imaginations, shall I say, or raked out of their dunghill. And whither the infection may diffuse itself, I know not; The resurrection of the same bodies substantially, the subsistence and acting of the soul in its separate state and condition, the eternity of hell torments, the nature of Christ's sacerdotal office as distinguished from his regal, begin to be either questioned or very faintly defended amongst many. And many other noisome opinions there are, about the Scriptures, the nature of God, his attributes and decrees, the two covenants, our union with Christ, the gifts and operations of the Spirit, which some vent as pure mysteries and discoveries of truth, and value themselves for being the authors or maintainers of them, that came all from the same forge, or are emanations from the same corrupt fountain of Socinianism.
We have, as I suppose, sufficiently demonstrated the truth of what we before observed, concerning the proneness and readiness of mankind to relinquish and fall off from the mystery and doctrine of the gospel, after it hath been declared unto them, and received by them. Withal we have stated the matter of fact, namely, That such a defection there hath been, and is in the world at this day; the reasons and causes whereof we are now to inquire into. Only I must premise, that the principal instance designed, and which is among ourselves, I have referred to an especial consideration by itself, wherein we shall inquire into the especial reasons of it, which are superadded unto those more general, which equally respect apostacies of this kind.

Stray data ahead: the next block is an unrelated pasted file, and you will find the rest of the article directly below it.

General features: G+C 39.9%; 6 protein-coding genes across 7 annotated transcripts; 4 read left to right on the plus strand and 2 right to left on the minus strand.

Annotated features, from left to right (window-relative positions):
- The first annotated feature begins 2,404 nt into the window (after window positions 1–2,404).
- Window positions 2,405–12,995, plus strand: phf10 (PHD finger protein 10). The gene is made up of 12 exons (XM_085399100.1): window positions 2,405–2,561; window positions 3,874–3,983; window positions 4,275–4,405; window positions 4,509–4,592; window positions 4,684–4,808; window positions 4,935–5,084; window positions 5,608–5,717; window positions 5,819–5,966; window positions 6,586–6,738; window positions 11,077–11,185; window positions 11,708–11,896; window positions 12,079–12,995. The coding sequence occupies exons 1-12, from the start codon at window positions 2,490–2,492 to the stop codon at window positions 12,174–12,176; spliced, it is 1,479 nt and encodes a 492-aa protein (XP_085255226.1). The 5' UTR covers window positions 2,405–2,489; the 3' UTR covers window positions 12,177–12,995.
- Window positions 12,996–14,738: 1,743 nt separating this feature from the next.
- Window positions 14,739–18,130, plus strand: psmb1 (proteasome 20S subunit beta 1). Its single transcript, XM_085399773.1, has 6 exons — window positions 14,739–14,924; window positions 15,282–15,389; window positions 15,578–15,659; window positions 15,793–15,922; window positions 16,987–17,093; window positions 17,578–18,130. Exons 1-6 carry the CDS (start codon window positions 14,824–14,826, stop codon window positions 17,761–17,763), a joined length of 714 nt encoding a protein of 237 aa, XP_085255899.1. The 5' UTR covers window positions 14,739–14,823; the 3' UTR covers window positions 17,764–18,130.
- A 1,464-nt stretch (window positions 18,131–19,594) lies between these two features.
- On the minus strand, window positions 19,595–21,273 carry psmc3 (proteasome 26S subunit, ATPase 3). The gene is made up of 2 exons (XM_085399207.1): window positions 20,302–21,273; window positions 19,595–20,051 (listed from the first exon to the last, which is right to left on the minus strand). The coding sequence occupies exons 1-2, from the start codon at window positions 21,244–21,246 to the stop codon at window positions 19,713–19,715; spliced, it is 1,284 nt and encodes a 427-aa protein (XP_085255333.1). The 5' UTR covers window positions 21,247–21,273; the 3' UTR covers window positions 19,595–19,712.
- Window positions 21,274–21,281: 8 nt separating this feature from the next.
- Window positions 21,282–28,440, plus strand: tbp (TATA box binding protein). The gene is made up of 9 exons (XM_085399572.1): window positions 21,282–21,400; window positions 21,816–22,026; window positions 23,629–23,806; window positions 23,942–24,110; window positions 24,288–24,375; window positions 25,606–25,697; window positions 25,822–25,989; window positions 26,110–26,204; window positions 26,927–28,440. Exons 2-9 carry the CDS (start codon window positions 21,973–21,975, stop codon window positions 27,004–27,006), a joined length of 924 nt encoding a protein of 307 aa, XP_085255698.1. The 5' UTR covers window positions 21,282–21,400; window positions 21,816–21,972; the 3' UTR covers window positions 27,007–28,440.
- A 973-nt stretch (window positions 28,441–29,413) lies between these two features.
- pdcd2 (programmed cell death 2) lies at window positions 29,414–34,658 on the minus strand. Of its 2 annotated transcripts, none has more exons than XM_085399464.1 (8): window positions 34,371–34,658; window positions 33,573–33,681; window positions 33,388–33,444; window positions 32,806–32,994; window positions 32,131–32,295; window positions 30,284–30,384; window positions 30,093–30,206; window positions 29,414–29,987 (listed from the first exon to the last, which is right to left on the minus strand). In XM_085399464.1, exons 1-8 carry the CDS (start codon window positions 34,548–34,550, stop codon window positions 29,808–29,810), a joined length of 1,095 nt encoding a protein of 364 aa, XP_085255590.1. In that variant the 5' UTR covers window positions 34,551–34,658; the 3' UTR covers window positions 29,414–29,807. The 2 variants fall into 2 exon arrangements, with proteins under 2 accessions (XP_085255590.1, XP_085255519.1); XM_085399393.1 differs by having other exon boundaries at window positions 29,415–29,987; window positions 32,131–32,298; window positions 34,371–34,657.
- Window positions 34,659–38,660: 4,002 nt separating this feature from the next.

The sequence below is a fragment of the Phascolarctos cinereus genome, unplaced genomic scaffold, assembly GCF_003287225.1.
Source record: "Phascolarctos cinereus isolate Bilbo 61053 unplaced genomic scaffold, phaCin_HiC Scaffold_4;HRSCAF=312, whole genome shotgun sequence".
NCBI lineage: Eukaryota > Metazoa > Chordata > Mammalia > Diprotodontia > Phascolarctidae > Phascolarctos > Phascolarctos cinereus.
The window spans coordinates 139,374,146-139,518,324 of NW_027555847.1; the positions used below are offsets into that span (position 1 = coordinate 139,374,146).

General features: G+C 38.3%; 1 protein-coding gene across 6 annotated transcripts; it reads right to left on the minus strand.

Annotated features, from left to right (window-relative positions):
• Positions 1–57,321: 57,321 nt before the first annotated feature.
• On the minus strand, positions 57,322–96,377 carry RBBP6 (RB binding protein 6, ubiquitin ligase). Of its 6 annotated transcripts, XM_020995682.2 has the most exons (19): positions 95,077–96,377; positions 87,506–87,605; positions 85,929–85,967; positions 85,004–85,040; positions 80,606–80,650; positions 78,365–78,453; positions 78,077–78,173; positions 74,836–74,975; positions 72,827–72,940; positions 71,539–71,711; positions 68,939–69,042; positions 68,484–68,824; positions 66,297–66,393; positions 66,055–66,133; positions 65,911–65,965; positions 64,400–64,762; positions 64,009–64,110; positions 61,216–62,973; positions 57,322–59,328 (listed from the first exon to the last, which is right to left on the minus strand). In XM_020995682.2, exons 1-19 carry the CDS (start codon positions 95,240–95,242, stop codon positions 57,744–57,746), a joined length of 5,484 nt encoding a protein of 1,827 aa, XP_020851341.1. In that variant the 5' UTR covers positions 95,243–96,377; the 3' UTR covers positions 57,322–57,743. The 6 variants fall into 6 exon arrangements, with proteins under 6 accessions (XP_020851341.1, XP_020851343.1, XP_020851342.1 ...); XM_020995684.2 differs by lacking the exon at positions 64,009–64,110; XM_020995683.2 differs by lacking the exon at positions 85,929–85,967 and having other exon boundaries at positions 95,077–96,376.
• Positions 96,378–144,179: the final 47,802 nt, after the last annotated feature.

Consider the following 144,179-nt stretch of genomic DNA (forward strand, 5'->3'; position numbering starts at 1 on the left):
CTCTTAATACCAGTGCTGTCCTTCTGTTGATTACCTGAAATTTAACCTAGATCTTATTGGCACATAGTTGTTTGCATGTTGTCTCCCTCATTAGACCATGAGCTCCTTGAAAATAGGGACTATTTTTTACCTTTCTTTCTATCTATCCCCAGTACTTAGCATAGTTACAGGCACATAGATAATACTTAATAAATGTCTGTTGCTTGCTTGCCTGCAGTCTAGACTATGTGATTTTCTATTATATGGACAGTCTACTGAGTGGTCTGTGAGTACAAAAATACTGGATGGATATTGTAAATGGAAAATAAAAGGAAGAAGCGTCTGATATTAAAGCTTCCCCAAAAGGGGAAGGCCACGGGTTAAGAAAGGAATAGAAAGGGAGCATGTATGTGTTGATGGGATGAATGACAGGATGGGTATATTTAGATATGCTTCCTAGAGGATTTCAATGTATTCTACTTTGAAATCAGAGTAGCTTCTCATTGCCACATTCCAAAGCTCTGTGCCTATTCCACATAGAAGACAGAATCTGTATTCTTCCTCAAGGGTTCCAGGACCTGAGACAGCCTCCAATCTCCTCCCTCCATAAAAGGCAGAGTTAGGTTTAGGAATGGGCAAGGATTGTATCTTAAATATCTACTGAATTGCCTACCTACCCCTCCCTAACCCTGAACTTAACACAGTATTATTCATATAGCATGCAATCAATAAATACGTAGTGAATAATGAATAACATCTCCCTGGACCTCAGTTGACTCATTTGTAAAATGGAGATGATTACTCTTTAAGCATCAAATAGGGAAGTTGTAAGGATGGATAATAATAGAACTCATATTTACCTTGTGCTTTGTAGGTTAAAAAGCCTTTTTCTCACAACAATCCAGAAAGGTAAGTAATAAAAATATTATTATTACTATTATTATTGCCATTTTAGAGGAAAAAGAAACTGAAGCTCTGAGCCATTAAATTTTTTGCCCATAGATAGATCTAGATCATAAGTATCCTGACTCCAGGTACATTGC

The reasons and causes of apostacy from the truth or doctrine of the gospel, and the inclination of all sorts of persons thereunto in all ages, inquired into and declared. Uncured enmity in the minds of many against spiritual things, and the effects of it in a wicked conversation, the first cause of apostacy.
FOR an entrance into the ensuing discourse, I shall lay down that principle which I presume all men will give their assent unto; namely, That a defection from the truth of the gospel once professed, is a sin of the highest guilt, and that